“The challenges that we have encountered recently have led to what we’re calling the American Dream Series, which features guitars named after the first Taylor workshop. It seemed obvious to us that these guitars were something we could make during these uncertain times, rather than just throwing our hands up, waving a white flag in the air and going and hiding, which was a real strong temptation!

Taylor Andy Powers The Great Divide
All images: Eleanor Jane

“These guitars are intended for musicians who are facing many of the same difficulties as us. Many players are now re-evaluating their needs. This isn’t really the time for filigree and ornamentation and the most unobtainable exotic woods. This is almost like a return to the Depression-era and, as we all know, plenty of really fantastic guitars came out
of the Depression-era.

“You know, I had a lot of older relatives who lived through the Depression, the wars of the 20th century, pandemics, shortages, economic collapses and all kinds of calamities and survived. Each of those people had a strength to them that was inspiring, and that never leaves you.”

The first American Dream models are all based around the Grand Pacific body style. Could others be on the way?

“That’s right. For now, they’re all the Grand Pacific shape but I can imagine a future where we introduce other shapes. We launched the Grand Pacific just two years ago and it’s been such a popular model. My dad was a carpenter by trade and he was looking for work songs to accompany his working day – old-time bluegrass, folk music, country. It’s very dear to my heart because I grew up listening to music with that warmer, woodier sound.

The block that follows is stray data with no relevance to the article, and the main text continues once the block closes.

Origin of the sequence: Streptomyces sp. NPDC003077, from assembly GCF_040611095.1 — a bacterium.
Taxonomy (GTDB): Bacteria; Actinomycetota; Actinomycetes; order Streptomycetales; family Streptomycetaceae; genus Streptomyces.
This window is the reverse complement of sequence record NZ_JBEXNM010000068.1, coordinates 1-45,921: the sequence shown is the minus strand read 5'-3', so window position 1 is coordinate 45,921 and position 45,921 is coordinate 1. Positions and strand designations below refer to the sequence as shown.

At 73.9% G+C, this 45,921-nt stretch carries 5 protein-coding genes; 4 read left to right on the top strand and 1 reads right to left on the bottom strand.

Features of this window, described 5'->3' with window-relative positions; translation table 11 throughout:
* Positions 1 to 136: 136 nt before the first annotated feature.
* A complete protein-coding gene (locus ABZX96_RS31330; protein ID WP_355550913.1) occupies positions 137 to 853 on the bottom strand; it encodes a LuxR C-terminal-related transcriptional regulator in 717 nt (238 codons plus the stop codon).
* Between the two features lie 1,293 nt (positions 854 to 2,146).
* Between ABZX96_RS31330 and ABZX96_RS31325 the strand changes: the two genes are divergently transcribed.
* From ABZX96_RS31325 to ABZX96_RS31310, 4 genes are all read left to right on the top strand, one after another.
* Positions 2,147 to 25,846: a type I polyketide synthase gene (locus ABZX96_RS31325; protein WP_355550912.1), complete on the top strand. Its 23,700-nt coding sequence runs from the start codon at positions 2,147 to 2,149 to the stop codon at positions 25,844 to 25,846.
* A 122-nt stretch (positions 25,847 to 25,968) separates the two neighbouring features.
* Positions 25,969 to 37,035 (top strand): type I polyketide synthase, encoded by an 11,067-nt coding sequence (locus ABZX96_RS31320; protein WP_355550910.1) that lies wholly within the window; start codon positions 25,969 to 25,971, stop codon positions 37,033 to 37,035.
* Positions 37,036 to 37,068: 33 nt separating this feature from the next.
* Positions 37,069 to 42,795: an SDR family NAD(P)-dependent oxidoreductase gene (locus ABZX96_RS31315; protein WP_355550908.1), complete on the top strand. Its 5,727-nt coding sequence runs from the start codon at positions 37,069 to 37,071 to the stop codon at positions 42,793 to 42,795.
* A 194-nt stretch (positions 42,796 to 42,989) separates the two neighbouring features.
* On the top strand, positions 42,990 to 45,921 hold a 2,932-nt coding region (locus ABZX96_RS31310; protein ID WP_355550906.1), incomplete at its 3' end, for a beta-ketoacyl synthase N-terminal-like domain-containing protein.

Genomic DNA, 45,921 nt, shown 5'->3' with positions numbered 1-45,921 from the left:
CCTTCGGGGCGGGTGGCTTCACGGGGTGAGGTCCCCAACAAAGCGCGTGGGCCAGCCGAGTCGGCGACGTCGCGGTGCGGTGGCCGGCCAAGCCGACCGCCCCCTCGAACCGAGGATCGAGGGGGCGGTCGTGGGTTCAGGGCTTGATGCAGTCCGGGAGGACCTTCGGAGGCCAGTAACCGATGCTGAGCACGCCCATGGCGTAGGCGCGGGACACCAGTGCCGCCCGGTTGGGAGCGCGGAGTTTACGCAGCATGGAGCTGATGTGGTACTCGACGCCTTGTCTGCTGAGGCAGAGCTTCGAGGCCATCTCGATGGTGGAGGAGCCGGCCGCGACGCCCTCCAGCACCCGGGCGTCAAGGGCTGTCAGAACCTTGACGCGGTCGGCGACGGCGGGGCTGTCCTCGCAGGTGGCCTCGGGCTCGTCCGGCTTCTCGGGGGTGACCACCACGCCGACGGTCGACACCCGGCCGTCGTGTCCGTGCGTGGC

“The irony with these is that we started building them thinking that it might just be a temporary thing. But we like the guitars so much we’ve decided to make them a permanent part of our line-up. They really are fun instruments to play, so let’s just keep making them. They have a place in the world – that musical need is not disappearing.”

Taylor AD17 Blacktop

Was there any temptation to return to a more traditional bracing pattern for these guitars?

“We wanted to continue building on the V-Class architecture. We had the tools to do that. We know it works well. More importantly, though, we love the way that it works with our guitars because it offers such a musical response, as well as being stable and strong in different climates. It suits almost anyone who picks it up.